Saturday, January 19, 2008

anthology #2 Paris Noir

Maxim Jakubowski's collection, Paris Noir, suffers a bit in comparison with Crimini, the anthology of Italian crime fiction recently reviewed here. Paris Noir's stories are shorter than those in Crimini, as well as slighter. Whereas a number of the tales in Crimini are long and complex, most of those in Paris Noir are short, slice of life or perhaps glimpse of misery tales. And while Jakubowsky's ten-year-old London Noir (perhaps the founding volume of the recently burgeoning collections of city noir stories) was an exploration of (then) new British crime writing, Paris Noir is mostly Anglo-American writing by established writers like John Harvey (also in London Noir), Sparkle Hayter, Stella Duffy, Jerome Charyn, Scott Phillips, and Cara Black (all of whom have Paris credentials and the last in the list having a running series based in Paris). Some of the best of the stories are, indeed, by French authors, most of whom are not known in the U.S., and the best of them is by the estimable Dominique Manotti. Manotti's tale is terse and oblique, coming around to its point only in the last sentences, revealing a dark side of Paris's life and politics (I only wish it were longer and more fully realized, since I'm a big fan and impatiently awaiting her forthcoming Lorraine Connection). Romain Slocombe tells a tense serial killer tale from a threatened woman's point of view (though the actual crime in the story is not what's expected). Dominique Sylvain's Heat Wave weaves contemporary events in French culture and history with wonderful wordplay that is in a way the subject of the story--the crime is almost incidental to the reader's experience; this tale of interplay between a cop and his new partner (and between the cop and his desire for his psychoanalyst) is perhaps the most satisfyingly complete (in an aesthetic sense) of the stories. Actually, the incidental quality of the crime is fairly common in this collection. John Williams, author of a couple of enjoyable and informative books on American noir fiction as well as several novels and a story collection that stake out his own territory in crime fiction (a melancholy exploration of the subculture of musicians) contributes a circular story of male sexuality in its bohemian variant. John Harvey's tale, also from the musical underworld, follows the decline of its hero into addiction, surely a tale of criminal waste of promise, but without the usual framing devices of noir. The only long story in the collection is by Michael Moorcock, who is known more for literary fantasy than crime fiction, and his story here is a metafictional, comic farrago, a grand guignol of direct and indirect references to the literature of crime, the geography of Paris, and alternative history. The story is entertaining and clever, but doesn't really have the tension or intensity that one might expect from noir. Barry Gifford's Nadja is a retelling, in the mode of parody or travesty, of Surrealism maven Andre Breton's famous novel of the same name--fun and even chilling, but not a crime story, really. Nocturne le Jeudi, by Scott Phillips, is an elegantly written slice of life that takes an ordinary-life approach, giving an existential twist to crime fiction by focusing on his central character's guilty glimpse of a possible crime rather than on the crime itself. Sparkle Hayter's Deus ex Machina, on the other hand, exploits the conventions of the crime story and the new realities of Paris in a roller coaster from suicide to murder to resolution that is quite simply a lot of fun to read. Stella Duffy's contribution is an affecting monologue that reveals the narrator's secrets and the story slowly and subtly, amplifying the emotional impact of the crime when it is finally made clear. Duffy's and Hayter's very different stories would make Paris Noir worth the price of admission, and a few of the others (Manotti's and Phillips's in particular) are up to that standard. If not quite as substantial a collection as Crimini, Paris Noir is still an interesting and diverse snapshot of noir writing touching on the city of lights.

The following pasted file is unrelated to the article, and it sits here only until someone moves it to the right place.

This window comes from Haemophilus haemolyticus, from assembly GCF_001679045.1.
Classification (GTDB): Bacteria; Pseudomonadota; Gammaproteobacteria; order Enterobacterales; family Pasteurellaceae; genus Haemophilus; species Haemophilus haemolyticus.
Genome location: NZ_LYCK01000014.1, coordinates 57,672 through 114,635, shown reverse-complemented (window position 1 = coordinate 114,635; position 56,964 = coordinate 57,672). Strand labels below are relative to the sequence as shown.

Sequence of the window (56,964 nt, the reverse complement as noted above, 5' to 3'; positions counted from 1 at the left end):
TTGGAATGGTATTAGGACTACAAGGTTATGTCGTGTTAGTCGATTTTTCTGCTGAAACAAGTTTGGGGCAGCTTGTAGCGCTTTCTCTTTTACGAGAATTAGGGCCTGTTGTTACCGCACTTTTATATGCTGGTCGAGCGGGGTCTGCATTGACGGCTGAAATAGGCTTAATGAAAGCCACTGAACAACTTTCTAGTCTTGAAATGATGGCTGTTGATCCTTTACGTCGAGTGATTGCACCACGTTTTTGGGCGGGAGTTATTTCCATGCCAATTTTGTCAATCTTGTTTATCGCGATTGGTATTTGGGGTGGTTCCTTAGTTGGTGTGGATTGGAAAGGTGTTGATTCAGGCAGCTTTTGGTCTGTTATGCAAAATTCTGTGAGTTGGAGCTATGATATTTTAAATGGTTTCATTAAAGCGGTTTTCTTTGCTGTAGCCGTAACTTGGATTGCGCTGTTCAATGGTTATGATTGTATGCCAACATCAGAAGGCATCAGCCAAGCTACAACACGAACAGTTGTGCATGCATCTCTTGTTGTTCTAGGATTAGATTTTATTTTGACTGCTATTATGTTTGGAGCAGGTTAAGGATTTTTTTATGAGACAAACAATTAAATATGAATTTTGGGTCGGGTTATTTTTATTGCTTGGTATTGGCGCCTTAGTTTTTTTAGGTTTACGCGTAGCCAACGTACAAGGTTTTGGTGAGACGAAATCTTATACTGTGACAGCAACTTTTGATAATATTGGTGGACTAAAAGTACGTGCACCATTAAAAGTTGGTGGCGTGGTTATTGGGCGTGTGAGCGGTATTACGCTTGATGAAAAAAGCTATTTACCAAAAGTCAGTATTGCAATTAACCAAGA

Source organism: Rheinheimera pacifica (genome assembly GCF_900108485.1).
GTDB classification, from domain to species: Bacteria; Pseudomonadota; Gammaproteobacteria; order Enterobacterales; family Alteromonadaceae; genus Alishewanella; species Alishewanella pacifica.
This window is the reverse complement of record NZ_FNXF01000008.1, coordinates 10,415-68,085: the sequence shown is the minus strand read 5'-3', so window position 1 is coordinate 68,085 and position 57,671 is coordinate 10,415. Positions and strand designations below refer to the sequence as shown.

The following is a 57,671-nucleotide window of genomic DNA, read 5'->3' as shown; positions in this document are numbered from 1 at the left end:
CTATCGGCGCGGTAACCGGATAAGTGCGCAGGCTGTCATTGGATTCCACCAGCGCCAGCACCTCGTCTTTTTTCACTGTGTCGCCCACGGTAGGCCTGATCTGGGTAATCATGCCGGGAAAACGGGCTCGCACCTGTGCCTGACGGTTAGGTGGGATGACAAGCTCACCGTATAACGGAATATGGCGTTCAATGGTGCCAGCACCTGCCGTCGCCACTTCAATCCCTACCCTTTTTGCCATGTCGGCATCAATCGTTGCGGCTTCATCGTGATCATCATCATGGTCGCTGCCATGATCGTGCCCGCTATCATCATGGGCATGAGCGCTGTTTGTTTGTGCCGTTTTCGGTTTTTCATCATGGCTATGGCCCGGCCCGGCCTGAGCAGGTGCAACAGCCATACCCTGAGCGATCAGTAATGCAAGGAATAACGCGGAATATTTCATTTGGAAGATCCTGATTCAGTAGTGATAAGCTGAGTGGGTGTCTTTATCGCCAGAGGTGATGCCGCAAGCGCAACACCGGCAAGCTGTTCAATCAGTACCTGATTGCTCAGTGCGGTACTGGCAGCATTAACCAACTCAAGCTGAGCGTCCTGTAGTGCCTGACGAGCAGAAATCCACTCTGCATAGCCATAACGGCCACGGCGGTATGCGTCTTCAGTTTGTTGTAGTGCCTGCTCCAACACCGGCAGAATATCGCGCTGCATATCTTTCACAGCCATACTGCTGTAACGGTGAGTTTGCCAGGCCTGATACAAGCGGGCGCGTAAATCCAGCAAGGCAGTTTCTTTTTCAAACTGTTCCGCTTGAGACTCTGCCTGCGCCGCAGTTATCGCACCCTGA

1 comment:

Peter Rozovsky said...

It's interesting that all the stories seem to have some substantial connection to Paris. That's not always the case with the recent city noir collections. I remember thinking highly of several of the stories in Dublin Noir, for example, but not always being sure what they had to do with Dublin or Ireland.
Detectives Beyond Borders
"Because Murder Is More Fun Away From Home"